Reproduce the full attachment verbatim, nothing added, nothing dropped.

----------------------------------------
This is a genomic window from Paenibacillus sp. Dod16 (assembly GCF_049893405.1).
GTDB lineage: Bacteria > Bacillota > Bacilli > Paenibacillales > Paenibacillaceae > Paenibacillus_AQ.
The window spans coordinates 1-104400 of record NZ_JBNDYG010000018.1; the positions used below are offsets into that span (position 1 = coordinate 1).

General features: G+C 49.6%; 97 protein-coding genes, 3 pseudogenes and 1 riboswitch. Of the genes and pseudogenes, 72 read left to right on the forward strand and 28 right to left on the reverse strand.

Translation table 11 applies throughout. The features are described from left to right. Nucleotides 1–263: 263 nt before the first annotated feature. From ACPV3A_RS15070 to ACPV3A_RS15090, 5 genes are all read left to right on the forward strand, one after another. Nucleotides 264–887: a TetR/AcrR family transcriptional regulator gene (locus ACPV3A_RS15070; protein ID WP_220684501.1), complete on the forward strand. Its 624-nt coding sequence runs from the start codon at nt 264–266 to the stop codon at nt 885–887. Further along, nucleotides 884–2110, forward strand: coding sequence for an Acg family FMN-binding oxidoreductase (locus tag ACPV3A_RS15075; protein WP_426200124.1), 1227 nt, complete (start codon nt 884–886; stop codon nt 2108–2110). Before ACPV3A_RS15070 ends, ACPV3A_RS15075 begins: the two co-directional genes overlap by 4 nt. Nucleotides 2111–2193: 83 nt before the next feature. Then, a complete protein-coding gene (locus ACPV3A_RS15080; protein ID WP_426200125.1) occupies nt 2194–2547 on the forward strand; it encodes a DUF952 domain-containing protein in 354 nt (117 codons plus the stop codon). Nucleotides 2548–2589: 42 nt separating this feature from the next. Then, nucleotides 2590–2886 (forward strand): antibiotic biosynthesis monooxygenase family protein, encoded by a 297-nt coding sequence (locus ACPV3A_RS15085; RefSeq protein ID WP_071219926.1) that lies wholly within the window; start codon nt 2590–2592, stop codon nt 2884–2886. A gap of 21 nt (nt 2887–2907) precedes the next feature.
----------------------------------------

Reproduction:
This is a genomic window from Paenibacillus sp. Dod16 (assembly GCF_049893405.1).
GTDB lineage: Bacteria > Bacillota > Bacilli > Paenibacillales > Paenibacillaceae > Paenibacillus_AQ.
The window spans coordinates 1-104400 of record NZ_JBNDYG010000018.1; the positions used below are offsets into that span (position 1 = coordinate 1).

General features: G+C 49.6%; 97 protein-coding genes, 3 pseudogenes and 1 riboswitch. Of the genes and pseudogenes, 72 read left to right on the forward strand and 28 right to left on the reverse strand.

Translation table 11 applies throughout. The features are described from left to right. Nucleotides 1–263: 263 nt before the first annotated feature. From ACPV3A_RS15070 to ACPV3A_RS15090, 5 genes are all read left to right on the forward strand, one after another. Nucleotides 264–887: a TetR/AcrR family transcriptional regulator gene (locus ACPV3A_RS15070; protein ID WP_220684501.1), complete on the forward strand. Its 624-nt coding sequence runs from the start codon at nt 264–266 to the stop codon at nt 885–887. Further along, nucleotides 884–2110, forward strand: coding sequence for an Acg family FMN-binding oxidoreductase (locus tag ACPV3A_RS15075; protein WP_426200124.1), 1227 nt, complete (start codon nt 884–886; stop codon nt 2108–2110). Before ACPV3A_RS15070 ends, ACPV3A_RS15075 begins: the two co-directional genes overlap by 4 nt. Nucleotides 2111–2193: 83 nt before the next feature. Then, a complete protein-coding gene (locus ACPV3A_RS15080; protein ID WP_426200125.1) occupies nt 2194–2547 on the forward strand; it encodes a DUF952 domain-containing protein in 354 nt (117 codons plus the stop codon). Nucleotides 2548–2589: 42 nt separating this feature from the next. Then, nucleotides 2590–2886 (forward strand): antibiotic biosynthesis monooxygenase family protein, encoded by a 297-nt coding sequence (locus ACPV3A_RS15085; RefSeq protein ID WP_071219926.1) that lies wholly within the window; start codon nt 2590–2592, stop codon nt 2884–2886. A gap of 21 nt (nt 2887–2907) precedes the next feature.